Contracting Alcoholism and Drug Treatment for Employees

Dr. Purushothaman
September 9, 2013

One in three people has an addiction to either alcohol or drugs. Addictions don't just happen at home either, many of them spill into or directly affect workplace performance. If we see it from the angle of the employers, it is definitely in their interest to minimize this problem as much as possible. How many productive hours do you think have been lost through the years in terms of productivity, because of alcohol problems among employees? I will not even try to do an estimate to figure it out, but common sense tells me that millions upon millions have been left on the table because of this widespread problem. And from the alcohol-addicted employee's view, it's also obvious that they have a big interest in getting rid of their problems. As part of health and wellness benefits, many companies are offering alcoholism and drug treatment programs for employees by contracting out to firms that protect employee privacy and help them overcome their addiction which leads to not only better employee health and family relations but also leads to more productive employees.

Alcoholism addiction treatment is the most widely used benefit program in many organizations. Because of alcohol's availability and consumption, many people find that one drink can lead to another, and another, and eventually to addiction. Many people don't even realize they have an addiction to alcohol until a family member or loved one steps in to help them identify their program and seek treatment. The first concern for many is how it will affect their job if an employer finds out. This is where contracted firms come into play by offering private treatment without disclosing the actual employee name or information to the company. Contrary to many employees' opinions, the organization they work for would actually prefer they seek treatment for their addiction rather than having the company terminate them for their addiction. The company is not only looking out for the organization's best interest but does have a vested interest in the employee's well-being.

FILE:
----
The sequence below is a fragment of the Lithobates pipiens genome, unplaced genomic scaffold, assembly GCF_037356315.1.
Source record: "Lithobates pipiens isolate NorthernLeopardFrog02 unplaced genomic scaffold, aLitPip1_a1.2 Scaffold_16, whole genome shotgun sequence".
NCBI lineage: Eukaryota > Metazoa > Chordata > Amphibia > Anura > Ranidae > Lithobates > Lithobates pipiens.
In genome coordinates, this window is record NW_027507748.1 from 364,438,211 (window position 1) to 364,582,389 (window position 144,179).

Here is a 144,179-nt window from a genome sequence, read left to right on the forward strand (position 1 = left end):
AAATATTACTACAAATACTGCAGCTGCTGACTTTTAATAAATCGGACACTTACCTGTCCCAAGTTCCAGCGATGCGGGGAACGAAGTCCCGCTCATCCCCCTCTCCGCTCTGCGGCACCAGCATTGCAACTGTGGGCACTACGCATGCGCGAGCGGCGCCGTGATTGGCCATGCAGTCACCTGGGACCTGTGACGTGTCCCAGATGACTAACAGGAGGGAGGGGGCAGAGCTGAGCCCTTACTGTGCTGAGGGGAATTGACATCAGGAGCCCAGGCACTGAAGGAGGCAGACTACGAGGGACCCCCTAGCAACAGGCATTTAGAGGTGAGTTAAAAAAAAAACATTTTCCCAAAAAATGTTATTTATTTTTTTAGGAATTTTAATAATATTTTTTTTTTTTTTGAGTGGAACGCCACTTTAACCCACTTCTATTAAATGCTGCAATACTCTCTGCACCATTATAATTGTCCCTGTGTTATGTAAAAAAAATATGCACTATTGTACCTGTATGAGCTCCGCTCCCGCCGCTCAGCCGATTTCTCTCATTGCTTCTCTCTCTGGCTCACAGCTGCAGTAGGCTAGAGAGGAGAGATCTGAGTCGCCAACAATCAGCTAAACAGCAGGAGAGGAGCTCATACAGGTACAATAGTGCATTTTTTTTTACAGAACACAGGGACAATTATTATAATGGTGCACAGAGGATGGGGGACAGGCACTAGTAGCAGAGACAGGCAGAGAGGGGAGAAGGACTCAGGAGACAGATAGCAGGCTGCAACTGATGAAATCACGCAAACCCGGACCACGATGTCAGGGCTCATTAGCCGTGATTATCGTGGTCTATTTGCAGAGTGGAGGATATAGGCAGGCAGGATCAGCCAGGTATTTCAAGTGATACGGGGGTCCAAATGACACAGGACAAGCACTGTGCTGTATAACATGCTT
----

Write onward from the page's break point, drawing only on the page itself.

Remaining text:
Drug treatment, though not as common as alcoholism, is another benefit offered to employees through third-party firms. While drug abuse can have far more serious legal implications, many organizations still want to help employees seek treatment before the problem affects their lives or forces them to take action against the employee.

The sobering statistics of 1 in 3 having an addiction makes the need for intervention all too evident. With proper treatment and counselling, many employees can return to their jobs more productive, and happier in all aspects of life, than before their treatment.


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